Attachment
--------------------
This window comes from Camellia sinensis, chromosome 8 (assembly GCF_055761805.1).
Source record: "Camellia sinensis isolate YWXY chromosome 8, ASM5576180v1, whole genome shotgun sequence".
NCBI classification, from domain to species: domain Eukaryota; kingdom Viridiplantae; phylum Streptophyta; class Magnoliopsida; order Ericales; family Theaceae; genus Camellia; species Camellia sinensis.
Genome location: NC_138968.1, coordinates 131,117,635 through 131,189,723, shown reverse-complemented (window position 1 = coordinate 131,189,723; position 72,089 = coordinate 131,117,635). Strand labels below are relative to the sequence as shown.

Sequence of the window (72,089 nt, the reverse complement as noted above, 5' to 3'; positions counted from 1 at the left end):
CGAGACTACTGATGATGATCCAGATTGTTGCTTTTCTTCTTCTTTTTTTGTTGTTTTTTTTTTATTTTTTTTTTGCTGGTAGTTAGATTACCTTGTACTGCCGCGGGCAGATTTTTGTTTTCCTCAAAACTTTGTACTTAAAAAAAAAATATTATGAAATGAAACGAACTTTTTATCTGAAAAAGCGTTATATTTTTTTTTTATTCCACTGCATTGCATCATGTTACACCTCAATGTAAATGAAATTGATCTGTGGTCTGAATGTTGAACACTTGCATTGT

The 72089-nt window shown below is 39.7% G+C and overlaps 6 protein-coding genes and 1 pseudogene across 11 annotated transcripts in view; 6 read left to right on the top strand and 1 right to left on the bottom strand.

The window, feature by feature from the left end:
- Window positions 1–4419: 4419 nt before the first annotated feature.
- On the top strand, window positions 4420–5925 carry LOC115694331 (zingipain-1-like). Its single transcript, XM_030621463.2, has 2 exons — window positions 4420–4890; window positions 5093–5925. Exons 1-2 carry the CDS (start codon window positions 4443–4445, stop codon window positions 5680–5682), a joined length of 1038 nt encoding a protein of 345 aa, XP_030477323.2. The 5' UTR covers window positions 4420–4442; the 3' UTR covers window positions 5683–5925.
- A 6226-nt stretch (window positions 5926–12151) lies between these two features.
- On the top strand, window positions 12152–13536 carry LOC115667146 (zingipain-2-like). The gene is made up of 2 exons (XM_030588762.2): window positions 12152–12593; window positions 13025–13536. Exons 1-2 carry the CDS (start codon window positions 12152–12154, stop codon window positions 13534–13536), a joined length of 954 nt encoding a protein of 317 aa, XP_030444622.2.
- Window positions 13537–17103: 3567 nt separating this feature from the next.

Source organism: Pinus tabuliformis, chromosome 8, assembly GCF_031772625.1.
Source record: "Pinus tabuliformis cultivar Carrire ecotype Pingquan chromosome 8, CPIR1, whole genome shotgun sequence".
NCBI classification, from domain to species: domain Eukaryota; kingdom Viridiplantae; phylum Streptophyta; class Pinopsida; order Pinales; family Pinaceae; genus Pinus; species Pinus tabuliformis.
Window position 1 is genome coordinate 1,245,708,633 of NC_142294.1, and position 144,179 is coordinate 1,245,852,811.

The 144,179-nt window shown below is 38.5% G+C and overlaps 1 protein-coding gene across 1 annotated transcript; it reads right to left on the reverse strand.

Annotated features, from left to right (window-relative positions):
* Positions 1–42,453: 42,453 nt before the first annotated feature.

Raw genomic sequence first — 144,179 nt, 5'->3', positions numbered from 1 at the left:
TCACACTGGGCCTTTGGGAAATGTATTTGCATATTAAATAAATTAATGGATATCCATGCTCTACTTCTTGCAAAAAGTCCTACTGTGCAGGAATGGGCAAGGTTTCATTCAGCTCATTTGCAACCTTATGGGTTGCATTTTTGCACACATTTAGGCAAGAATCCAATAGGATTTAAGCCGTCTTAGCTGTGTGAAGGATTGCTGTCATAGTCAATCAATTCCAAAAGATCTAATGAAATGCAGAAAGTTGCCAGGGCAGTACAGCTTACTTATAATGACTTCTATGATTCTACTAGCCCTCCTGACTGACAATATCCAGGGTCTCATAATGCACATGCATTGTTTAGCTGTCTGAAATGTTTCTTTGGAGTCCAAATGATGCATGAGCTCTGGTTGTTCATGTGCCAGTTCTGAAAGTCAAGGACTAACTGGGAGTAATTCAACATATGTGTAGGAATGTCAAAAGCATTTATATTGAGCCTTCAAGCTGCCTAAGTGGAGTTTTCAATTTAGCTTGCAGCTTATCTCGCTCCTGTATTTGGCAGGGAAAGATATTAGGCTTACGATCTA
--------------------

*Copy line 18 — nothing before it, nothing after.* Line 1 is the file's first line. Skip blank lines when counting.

The 144,179-nt window shown below is 38.5% G+C and overlaps 1 protein-coding gene across 1 annotated transcript; it reads right to left on the reverse strand.